Farnocchia, Davide
Eggl, Siegfried
Chodas, Paul W.
Giorgini, Jon D.
Chesley, Steven R.
The B-plane is a fundamental tool to analyze planetary encounters of small bodies and spacecraft flybys. In this paper, we review the B-plane formulation with a full derivation of its coordinates and their partial derivatives, which allow the mapping of orbital uncertainties onto the B-plane. We find that this mapping can be sensitive to variations in the inbound asymptote, especially for low-velocity encounters, and to non-Keplerian dynamics for distant encounters. Under linearity assumptions, we show how to derive close approach boundaries and impact probabilities from the orbital uncertainty mapped onto the B-plane.
Trilling, David E.
Mommert, Michael
Hora, Joseph L.
Farnocchia, Davide
Chodas, Paul
Giorgini, Jon
Smith, Howard A.
Carey, Sean
Lisse, Carey M.
Werner, Michael
McNeill, Andrew
Chesley, Steven R.
Emery, Joshua P.
Fazio, Giovanni
Fernandez, Yanga R.
Harris, Alan
Marengo, Massimo
Mueller, Michael
Roegge, Alissa
Smith, Nathan
Weaver, H. A.
Meech, Karen
Micheli, Marco
1I/'Oumuamua is the first confirmed interstellar body in our solar system. Here we report on observations of `Oumuamua made with the Spitzer Space Telescope on 2017 November 21-22 (UT). We integrated for 30.2 hr at 4.5 mu m (IRAC channel 2). We did not detect the object and place an upper limit on the flux of 0.3 mu Jy (3a). This implies an effective spherical diameter less than [98, 140, 440] m and albedo greater than [0.2, 0.1, 0.01] under the assumption of low, middle, or high thermal beaming parameter eta, respectively. With an aspect ratio for 'Oumuamua of 6:1, these results correspond to dimensions of [240:40, 341:57, 1080:180] m, respectively. We place upper limits on the amount of dust, CO, and CO2 coming from this object that are lower than previous results; we are unable to constrain the production of other gas species. Both our size and outgassing limits are important because 'Oumuamua's trajectory shows non-gravitational accelerations that are sensitive to size and mass and presumably caused by gas emission. We suggest that 'Oumuamua may have experienced low-level postperihelion volatile emission that produced a fresh, bright, icy mantle. This model is consistent with the expected eta value and implied high-albedo value for this solution, but, given our strict limits on CO and CO2, requires another gas species-probably H2O-to explain the observed non-gravitational acceleration. Our results extend the mystery of 'Oumuamua's origin and evolution.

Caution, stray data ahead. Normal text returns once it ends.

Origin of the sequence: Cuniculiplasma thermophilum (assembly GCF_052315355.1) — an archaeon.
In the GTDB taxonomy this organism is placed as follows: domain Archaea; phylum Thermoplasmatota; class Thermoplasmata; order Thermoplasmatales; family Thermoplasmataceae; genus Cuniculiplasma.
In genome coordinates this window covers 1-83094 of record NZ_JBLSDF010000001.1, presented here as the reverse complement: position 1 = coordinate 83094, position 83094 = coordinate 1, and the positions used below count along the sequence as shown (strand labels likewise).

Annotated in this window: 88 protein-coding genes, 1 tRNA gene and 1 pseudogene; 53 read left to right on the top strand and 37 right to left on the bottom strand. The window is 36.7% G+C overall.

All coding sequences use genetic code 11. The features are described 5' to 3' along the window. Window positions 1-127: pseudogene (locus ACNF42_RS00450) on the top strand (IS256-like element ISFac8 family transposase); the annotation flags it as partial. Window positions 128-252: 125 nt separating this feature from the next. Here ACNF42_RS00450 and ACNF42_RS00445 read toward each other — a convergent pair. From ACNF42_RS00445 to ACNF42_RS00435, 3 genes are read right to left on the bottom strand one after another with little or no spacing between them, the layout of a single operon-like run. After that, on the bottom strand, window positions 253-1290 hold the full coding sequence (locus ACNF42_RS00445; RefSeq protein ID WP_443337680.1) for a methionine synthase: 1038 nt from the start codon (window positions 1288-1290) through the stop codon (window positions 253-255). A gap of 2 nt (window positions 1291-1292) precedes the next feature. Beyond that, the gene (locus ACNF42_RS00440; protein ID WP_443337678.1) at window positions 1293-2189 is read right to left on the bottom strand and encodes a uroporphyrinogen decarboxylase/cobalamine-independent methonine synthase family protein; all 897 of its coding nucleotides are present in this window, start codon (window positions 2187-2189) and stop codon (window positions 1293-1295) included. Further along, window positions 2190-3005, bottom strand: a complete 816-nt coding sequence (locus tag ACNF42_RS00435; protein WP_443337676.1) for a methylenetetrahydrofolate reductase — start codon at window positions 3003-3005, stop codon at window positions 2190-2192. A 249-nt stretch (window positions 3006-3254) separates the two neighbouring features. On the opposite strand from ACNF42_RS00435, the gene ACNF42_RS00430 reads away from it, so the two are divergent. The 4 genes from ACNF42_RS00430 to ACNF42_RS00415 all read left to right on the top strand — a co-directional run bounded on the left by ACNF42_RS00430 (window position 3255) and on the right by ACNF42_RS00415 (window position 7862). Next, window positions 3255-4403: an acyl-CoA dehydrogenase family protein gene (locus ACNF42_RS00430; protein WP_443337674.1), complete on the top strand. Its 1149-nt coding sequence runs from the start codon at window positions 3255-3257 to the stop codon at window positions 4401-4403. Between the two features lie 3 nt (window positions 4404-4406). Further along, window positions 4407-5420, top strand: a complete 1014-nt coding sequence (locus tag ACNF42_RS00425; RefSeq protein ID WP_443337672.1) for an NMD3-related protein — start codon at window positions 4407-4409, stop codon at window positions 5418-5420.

The conventional least-squares asteroid mass determination algorithm allows us to solve for the mass of a large subject asteroid that is perturbing the trajectory of a smaller test asteroid. However, this algorithm is necessarily a first approximation, ignoring the possibility that the subject asteroid may itself be perturbed by the test asteroid, or that the encounter's precise geometry may be entangled with encounters involving other asteroids. After reviewing the conventional algorithm, we use it to calculate the masses of 30 main-belt asteroids. Compared to our previous results, we find new mass estimates for eight asteroids (11 Parthenope, 27 Euterpe, 51 Neimausa, 76 Freia, 121 Hermione, 324 Bamberga, 476 Hedwig, and 532 Herculina) and significantly more precise estimates for six others (2 Pallas, 3 Juno, 4 Vesta, 9 Metis, 16 Psyche, and 88 Thisbe). However, we also find that the conventional algorithm yields questionable results in several gravitationally coupled cases. To address such cases, we describe a new algorithm that allows the epoch state vectors of the subject asteroids to be included as solve-for parameters, allowing for the simultaneous solution of the masses and epoch state vectors of multiple subject and test asteroids. We then apply this algorithm to the same 30 main-belt asteroids and conclude that mass determinations resulting from current and future high-precision astrometric sources (such as Gaia) should conduct a thorough search for possible gravitational couplings and account for their effects.
Farnocchia, Davide
Jenniskens, Peter
Robertson, Darrel K.
Chesley, Steven R.
Dimare, Linda
Chodas, Paul W.